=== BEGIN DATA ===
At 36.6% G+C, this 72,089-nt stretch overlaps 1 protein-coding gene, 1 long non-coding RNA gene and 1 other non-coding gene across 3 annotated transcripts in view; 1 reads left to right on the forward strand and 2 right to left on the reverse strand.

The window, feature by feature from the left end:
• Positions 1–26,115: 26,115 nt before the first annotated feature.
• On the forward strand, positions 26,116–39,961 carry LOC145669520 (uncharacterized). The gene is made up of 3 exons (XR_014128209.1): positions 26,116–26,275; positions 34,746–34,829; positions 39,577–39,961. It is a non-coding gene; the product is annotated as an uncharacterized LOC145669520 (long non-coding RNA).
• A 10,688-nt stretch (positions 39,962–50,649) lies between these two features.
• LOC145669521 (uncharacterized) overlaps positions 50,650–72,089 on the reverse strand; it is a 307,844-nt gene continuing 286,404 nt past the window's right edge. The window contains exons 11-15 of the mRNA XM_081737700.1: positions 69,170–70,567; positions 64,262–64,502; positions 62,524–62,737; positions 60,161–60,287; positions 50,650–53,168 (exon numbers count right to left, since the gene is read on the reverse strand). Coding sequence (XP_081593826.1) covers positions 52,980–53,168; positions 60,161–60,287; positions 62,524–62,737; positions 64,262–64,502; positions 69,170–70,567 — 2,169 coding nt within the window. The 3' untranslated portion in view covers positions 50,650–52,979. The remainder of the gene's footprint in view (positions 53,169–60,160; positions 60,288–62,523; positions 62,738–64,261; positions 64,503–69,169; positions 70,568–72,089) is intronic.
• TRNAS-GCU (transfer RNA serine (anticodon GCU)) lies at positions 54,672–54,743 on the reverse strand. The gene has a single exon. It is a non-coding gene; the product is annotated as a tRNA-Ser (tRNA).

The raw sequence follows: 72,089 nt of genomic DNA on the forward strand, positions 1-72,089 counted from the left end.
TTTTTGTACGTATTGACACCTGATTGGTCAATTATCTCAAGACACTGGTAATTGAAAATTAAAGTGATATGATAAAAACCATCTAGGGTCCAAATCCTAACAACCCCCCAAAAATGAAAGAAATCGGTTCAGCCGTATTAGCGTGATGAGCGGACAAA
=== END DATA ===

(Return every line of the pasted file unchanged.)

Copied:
At 36.6% G+C, this 72,089-nt stretch overlaps 1 protein-coding gene, 1 long non-coding RNA gene and 1 other non-coding gene across 3 annotated transcripts in view; 1 reads left to right on the forward strand and 2 right to left on the reverse strand.

The window, feature by feature from the left end:
• Positions 1–26,115: 26,115 nt before the first annotated feature.
• On the forward strand, positions 26,116–39,961 carry LOC145669520 (uncharacterized). The gene is made up of 3 exons (XR_014128209.1): positions 26,116–26,275; positions 34,746–34,829; positions 39,577–39,961. It is a non-coding gene; the product is annotated as an uncharacterized LOC145669520 (long non-coding RNA).
• A 10,688-nt stretch (positions 39,962–50,649) lies between these two features.
• LOC145669521 (uncharacterized) overlaps positions 50,650–72,089 on the reverse strand; it is a 307,844-nt gene continuing 286,404 nt past the window's right edge. The window contains exons 11-15 of the mRNA XM_081737700.1: positions 69,170–70,567; positions 64,262–64,502; positions 62,524–62,737; positions 60,161–60,287; positions 50,650–53,168 (exon numbers count right to left, since the gene is read on the reverse strand). Coding sequence (XP_081593826.1) covers positions 52,980–53,168; positions 60,161–60,287; positions 62,524–62,737; positions 64,262–64,502; positions 69,170–70,567 — 2,169 coding nt within the window. The 3' untranslated portion in view covers positions 50,650–52,979. The remainder of the gene's footprint in view (positions 53,169–60,160; positions 60,288–62,523; positions 62,738–64,261; positions 64,503–69,169; positions 70,568–72,089) is intronic.
• TRNAS-GCU (transfer RNA serine (anticodon GCU)) lies at positions 54,672–54,743 on the reverse strand. The gene has a single exon. It is a non-coding gene; the product is annotated as a tRNA-Ser (tRNA).

The raw sequence follows: 72,089 nt of genomic DNA on the forward strand, positions 1-72,089 counted from the left end.
TTTTTGTACGTATTGACACCTGATTGGTCAATTATCTCAAGACACTGGTAATTGAAAATTAAAGTGATATGATAAAAACCATCTAGGGTCCAAATCCTAACAACCCCCCAAAAATGAAAGAAATCGGTTCAGCCGTATTAGCGTGATGAGCGGACAAA